Striker Fernando Torres and influential attacking midfielder Andres Iniesta are fit to play against Switzerland in Spain's opening World Cup match, coach Vicente Del Bosque said on Tuesday.
However, Iniesta and Torres, whose goal secured Spain's Euro 2008 triumph, still might not feature in the starting lineup for the tournament favourites' Group H match on Wednesday having struggled to overcome recent injuries.
Barcelona's Iniesta, who had a thigh strain, took full part in training both on Monday and Tuesday and had a "good feeling", team doctor Oscar Celada told the soccer federation's website (www.rfef.es).
"We still have some hours to talk with him and the doctors before making a decision," Del Bosque added at a news conference at the Moses Mabhida Stadium.
"We are thinking about tomorrow but also about the fact that would could progress further in the competition.
"If he doesn't make it, we have so many possibilities, Torres and Pedro (Rodriguez) ... we have 23 players who are in perfect condition to play," he added.
While many expect Spain not just to progress further in the tournament but to win it, Del Bosque said his players were sufficiently grounded not get carried away.
"We get a huge amount of optimism from outside, and we're already playing the final according to the fans," he added.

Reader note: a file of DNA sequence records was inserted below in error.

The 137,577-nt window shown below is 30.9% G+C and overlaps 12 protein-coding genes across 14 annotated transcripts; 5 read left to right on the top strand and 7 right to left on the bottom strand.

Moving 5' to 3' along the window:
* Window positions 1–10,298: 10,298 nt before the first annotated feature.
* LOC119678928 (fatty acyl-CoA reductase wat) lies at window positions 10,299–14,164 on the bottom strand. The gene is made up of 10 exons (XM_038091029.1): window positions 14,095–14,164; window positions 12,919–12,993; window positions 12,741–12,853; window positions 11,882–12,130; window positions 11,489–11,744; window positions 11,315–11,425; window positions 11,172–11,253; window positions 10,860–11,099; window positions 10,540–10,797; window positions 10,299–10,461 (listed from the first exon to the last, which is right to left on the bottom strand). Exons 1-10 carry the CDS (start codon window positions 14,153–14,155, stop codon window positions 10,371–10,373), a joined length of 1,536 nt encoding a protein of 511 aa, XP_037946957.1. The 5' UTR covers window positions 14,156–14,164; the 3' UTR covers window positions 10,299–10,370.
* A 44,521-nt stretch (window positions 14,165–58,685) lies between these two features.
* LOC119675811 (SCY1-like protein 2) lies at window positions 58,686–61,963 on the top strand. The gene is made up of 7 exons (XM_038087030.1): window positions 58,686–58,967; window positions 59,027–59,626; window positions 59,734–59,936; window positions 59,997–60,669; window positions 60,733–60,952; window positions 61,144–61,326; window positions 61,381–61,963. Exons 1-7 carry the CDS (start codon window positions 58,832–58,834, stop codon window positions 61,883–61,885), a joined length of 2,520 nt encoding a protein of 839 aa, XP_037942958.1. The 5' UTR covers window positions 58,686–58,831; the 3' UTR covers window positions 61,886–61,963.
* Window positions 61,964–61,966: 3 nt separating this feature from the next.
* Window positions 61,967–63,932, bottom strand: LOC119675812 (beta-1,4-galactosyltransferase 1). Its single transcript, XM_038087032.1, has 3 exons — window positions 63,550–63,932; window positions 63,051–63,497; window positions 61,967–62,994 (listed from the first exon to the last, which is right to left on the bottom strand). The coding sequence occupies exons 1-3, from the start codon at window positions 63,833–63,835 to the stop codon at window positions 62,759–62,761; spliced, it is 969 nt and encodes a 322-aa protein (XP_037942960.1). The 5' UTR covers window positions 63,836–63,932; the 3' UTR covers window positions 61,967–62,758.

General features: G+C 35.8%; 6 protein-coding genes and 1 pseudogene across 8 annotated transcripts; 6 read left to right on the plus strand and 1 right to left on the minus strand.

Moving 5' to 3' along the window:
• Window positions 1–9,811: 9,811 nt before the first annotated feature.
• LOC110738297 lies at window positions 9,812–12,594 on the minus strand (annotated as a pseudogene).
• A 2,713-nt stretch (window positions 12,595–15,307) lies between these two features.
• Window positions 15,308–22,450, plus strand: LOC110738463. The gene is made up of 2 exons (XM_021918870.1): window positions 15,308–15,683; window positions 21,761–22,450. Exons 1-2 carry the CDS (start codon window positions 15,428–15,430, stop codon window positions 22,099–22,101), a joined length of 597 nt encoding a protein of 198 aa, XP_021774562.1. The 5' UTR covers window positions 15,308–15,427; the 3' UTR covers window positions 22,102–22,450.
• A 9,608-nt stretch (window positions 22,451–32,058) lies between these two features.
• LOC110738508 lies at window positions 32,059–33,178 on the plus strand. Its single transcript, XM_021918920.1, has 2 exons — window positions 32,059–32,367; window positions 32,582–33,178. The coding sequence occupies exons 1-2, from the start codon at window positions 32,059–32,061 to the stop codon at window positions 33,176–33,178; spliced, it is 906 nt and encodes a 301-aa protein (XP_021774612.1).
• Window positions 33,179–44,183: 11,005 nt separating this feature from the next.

"I believe we have players who know what football is about. We are not in the fantasy world of the fans, we are in reality.
"Football is very tight, there is little difference between teams, and if you want to be successful, you must face these challenges with the necessary modesty."
That modesty demands respect for your opponents and Del Bosque thinks Ottmar Hitzfeld's Switzerland team, even without their injured captain and leading goalscorer Alex Frei, deserve nothing less.
"They are well-organised," the former Real Madrid boss said. "They have an excellent coach with an excellent record."
As well as avoiding the complacency that might derive from being favourites, Del Bosque said he thought his players would not be labouring under the weight of expectation either.
"I don't think we're under pressure but we feel a responsibility," he said.
"We believe we are privileged to compete here and I believe it is necessary for us to do the best possible work. "It is good to feel this sense of responsibility but it will not stop us from playing our game."
The 60-year-old coach said he himself was not nervous on the eve of his first World Cup match in charge.
"I'm being quite frank, I'm at peace," he said.